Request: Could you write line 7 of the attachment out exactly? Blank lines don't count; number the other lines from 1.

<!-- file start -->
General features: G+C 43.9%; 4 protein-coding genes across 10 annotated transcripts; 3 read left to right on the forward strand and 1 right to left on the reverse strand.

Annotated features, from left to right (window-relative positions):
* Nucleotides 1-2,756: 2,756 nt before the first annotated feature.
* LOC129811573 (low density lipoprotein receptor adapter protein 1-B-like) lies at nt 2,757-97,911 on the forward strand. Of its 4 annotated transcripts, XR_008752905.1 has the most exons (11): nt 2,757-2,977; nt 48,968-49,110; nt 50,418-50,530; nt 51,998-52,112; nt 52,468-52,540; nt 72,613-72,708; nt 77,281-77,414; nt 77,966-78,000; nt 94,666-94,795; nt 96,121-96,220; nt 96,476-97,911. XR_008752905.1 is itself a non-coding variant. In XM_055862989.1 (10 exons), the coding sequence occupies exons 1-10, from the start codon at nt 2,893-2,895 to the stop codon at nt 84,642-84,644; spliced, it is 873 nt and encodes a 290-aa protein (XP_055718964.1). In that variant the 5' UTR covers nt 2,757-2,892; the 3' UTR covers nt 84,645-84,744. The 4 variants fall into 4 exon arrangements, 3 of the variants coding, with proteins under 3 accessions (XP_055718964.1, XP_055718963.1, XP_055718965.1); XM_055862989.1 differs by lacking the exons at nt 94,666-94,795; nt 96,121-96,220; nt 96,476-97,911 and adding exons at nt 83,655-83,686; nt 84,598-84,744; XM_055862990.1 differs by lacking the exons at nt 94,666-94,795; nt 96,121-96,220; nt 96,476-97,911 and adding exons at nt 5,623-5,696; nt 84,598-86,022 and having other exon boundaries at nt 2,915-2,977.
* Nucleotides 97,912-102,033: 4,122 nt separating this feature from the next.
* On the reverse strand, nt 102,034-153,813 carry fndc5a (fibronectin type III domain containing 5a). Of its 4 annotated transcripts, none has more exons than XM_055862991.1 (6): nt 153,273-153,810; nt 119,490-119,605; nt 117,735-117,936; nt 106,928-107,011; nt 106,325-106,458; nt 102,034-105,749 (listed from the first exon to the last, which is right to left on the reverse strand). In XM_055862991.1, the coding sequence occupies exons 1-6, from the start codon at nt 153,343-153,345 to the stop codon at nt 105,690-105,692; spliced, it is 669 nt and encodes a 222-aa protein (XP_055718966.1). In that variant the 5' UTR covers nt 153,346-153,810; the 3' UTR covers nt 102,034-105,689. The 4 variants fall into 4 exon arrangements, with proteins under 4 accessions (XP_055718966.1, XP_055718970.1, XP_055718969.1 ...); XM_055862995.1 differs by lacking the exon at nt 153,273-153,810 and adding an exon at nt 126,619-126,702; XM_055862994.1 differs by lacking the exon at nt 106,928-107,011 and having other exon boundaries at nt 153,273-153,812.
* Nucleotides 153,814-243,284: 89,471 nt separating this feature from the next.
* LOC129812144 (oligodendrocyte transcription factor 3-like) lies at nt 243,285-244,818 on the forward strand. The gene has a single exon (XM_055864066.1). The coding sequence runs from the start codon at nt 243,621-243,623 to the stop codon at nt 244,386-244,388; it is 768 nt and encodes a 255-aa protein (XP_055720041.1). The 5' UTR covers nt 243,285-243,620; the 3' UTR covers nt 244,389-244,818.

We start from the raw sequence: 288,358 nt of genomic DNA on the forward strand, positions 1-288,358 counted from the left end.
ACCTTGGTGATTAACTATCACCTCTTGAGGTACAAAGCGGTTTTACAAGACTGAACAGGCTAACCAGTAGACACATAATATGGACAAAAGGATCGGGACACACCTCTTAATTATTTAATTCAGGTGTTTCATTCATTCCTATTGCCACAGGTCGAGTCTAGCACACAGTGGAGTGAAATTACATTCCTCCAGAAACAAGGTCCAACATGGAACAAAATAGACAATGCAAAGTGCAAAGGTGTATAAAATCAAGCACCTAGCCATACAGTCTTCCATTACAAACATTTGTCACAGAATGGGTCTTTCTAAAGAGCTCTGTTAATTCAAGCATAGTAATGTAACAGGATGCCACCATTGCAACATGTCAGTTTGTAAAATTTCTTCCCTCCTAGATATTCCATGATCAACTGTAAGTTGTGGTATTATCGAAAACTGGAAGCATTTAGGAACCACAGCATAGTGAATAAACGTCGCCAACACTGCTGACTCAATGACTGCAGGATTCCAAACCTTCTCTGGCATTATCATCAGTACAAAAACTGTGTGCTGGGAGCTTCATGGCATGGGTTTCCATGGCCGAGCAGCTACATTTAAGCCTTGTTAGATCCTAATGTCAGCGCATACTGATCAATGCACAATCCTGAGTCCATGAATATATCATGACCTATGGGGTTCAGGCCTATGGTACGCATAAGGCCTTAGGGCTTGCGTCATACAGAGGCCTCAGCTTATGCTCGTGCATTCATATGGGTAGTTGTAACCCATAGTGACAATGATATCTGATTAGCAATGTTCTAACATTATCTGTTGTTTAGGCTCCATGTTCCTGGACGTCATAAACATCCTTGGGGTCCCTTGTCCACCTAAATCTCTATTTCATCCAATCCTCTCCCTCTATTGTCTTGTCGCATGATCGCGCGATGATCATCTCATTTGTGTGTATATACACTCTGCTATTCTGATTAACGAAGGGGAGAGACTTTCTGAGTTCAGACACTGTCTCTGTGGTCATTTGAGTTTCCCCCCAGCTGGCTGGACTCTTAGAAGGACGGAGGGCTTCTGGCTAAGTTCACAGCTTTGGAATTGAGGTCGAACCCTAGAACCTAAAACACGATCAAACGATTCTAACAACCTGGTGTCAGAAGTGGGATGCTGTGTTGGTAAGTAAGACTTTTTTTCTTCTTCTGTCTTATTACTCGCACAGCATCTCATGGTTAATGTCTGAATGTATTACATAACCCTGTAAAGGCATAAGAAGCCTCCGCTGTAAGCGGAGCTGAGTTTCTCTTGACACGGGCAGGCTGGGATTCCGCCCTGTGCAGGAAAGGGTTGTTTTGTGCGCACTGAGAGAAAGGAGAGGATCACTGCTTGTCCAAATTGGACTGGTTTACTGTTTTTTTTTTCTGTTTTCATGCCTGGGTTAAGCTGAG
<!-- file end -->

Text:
* Nucleotides 153,814-243,284: 89,471 nt separating this feature from the next.